What a difference a year makes. At this time last season, Muschamp could have ranked in the top half of the coach rankings in the SEC. After 2013, he deserves to be ranked in the bottom four. In his debut with the Gators in 2011, Muschamp went 7-6 and defeated Ohio State in the Gator Bowl. Florida went 11-2 in Muschamp’s second year and finished No. 9 in the final Associated Press poll. The Gators may have caught a few lucky breaks in 2012, especially with a turnover margin that was a +15 and an offense that averaged only 334 yards per game. Even if Florida was a tad lucky in 2012, it’s hard to understand why this team went 4-8 in 2013. Yes, there were injuries and the offense had its share of struggles. However, the Gators recruit at a high level and own one of college football’s best rosters. Simply, going 4-8 at Florida should not happen. But Muschamp has another chance to guide the program back in the right direction, and staff changes to the offense should help. Muschamp is still a bit of a mystery heading into his fourth season, and it’s clear he needs a winning season to avoid hot seat talk in November.
12. Bret Bielema, Arkansas
Record at Arkansas: 3-9 (1 year)
Career Record: 71-33 (8 years)
Arkansas’ Program Rank: (No. 9 in the SEC, No. 25 nationally)
Bielema’s debut at Arkansas did not go well. The Razorbacks finished 3-9 and winless in SEC play. However, there were signs of improvement late in the year. Arkansas seemed to play better over the final three games of the season, taking Mississippi State to overtime and losing to LSU by just four points in Baton Rouge. While the final record was ugly, the late-season improvement is a good sign for 2014. Also, Bielema deserves some time to build the program, as he inherited a team that went 4-8 in 2012 and played that year with an interim coach. Bielema was a successful coach at Wisconsin, winning 68 games in seven years and leading the Badgers to three consecutive Rose Bowl appearances. It’s easy to panic after one bad year of a coaching tenure. However, Bielema has a solid track record and should help Arkansas take a step forward in 2014.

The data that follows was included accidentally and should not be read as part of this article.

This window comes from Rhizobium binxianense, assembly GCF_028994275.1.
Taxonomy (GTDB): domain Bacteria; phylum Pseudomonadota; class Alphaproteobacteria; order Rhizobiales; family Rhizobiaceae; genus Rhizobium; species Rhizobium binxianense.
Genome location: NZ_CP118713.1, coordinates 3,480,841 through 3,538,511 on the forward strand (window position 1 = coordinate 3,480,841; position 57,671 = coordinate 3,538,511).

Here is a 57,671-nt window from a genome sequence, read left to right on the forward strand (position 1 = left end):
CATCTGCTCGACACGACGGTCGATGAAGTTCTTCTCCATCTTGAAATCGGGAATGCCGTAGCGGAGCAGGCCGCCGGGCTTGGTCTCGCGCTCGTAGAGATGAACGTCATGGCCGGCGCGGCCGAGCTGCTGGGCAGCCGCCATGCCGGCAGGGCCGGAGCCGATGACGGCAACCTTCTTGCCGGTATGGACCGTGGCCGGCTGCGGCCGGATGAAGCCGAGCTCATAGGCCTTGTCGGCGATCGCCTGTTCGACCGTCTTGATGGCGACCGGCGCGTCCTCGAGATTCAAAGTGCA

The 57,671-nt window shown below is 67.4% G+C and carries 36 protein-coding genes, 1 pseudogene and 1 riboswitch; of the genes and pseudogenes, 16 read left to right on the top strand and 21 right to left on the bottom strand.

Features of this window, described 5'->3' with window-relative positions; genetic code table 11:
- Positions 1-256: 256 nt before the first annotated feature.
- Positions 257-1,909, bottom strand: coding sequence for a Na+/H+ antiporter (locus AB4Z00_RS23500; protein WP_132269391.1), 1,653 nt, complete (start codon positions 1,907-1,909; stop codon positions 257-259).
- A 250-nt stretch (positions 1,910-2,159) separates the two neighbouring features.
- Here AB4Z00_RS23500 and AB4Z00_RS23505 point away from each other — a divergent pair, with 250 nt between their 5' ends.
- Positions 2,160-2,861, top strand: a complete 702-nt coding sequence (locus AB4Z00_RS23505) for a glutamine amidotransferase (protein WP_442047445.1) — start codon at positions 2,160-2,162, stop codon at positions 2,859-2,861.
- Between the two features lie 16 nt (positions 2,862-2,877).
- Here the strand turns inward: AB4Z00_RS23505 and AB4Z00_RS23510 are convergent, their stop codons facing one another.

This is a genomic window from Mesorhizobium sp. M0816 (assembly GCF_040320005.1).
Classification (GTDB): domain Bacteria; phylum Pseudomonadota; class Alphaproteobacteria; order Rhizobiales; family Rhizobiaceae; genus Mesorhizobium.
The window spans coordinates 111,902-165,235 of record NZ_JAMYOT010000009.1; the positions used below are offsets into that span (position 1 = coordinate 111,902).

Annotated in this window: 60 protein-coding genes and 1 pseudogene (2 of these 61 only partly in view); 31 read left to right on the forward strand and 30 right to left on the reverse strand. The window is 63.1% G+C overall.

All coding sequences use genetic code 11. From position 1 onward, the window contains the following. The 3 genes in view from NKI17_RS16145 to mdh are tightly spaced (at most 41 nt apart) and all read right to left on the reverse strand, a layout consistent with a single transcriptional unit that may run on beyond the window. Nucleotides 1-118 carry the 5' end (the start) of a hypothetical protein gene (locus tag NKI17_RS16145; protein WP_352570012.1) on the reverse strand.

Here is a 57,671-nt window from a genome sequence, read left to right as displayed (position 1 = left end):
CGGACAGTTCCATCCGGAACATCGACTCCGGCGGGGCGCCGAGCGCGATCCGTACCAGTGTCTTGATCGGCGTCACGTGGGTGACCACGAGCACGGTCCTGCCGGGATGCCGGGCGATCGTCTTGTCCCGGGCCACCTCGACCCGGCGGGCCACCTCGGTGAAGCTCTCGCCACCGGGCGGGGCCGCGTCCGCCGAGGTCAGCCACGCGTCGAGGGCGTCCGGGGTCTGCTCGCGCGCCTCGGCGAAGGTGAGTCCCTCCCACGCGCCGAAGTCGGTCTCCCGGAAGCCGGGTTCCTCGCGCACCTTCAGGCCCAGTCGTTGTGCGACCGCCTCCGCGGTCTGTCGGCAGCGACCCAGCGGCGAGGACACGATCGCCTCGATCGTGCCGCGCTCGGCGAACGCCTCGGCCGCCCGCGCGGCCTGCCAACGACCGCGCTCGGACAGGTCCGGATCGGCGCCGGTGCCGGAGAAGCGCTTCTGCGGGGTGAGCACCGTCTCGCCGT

13. Mark Stoops, Kentucky
Record at Kentucky: 2-10 (1 year)
Career Record: 2-10 (1 year)
Kentucky’s Program Rank: (No. 12 in the SEC, No. 47 nationally)
Considering Stoops inherited a Kentucky team that had just four SEC wins in the three years prior to his arrival, it’s tough to judge him based on 2013. The Wildcats went 2-10 and winless in conference play in Stoops’ first season, but there were signs of progress. Kentucky lost two conference games by seven points or less, and Stoops signed another signing class filled with talent. The Wildcats ranked No. 34 nationally in the 247Sports Composite rankings in 2013, but Stoops inked the No. 22 class in 2014. Prior to taking over at Kentucky, Stoops was a successful defensive coordinator at Florida State, and he also had prior stops at Arizona, Miami, Houston and Wyoming. It’s going to take Stoops some time to get the program on track. However, recruiting is going well, and the Wildcats showed signs of improvement last season. If Kentucky takes another step forward in 2014, it’s a good sign for Stoops’ long-term outlook in Lexington.
14. Derek Mason, Vanderbilt
Record at Vanderbilt: First Season
Career Record: First Season
Vanderbilt’s Program Rank: (No. 14 in the SEC, No. 49 nationally)
Mason takes over for James Franklin after a successful stint as Stanford’s defensive coordinator. The Arizona native has been on a steady climb through the ranks as an assistant, spending time at Weber State, Idaho State, Bucknell, Utah, New Mexico State and Ohio. In 2007, Mason joined the Vikings staff and spent three years as a defensive backs assistant in the NFL. Jim Harbaugh hired Mason at Stanford in 2010, and he was promoted to the co-defensive coordinator role in 2011, before taking over the sole play-calling abilities in 2012. Under Mason, the Cardinal finished first in the Pac-12 in total defense in 2012 and second in 2013. Additionally, Stanford’s defenses allowed less than five yards per play from 2012-13. As evidenced by his work under Harbaugh and David Shaw, Mason is a rising star in the coaching ranks and one of the top defensive minds in the nation. However, without any experience as a head coach, it’s hard to place Mason higher in the SEC coach ranks.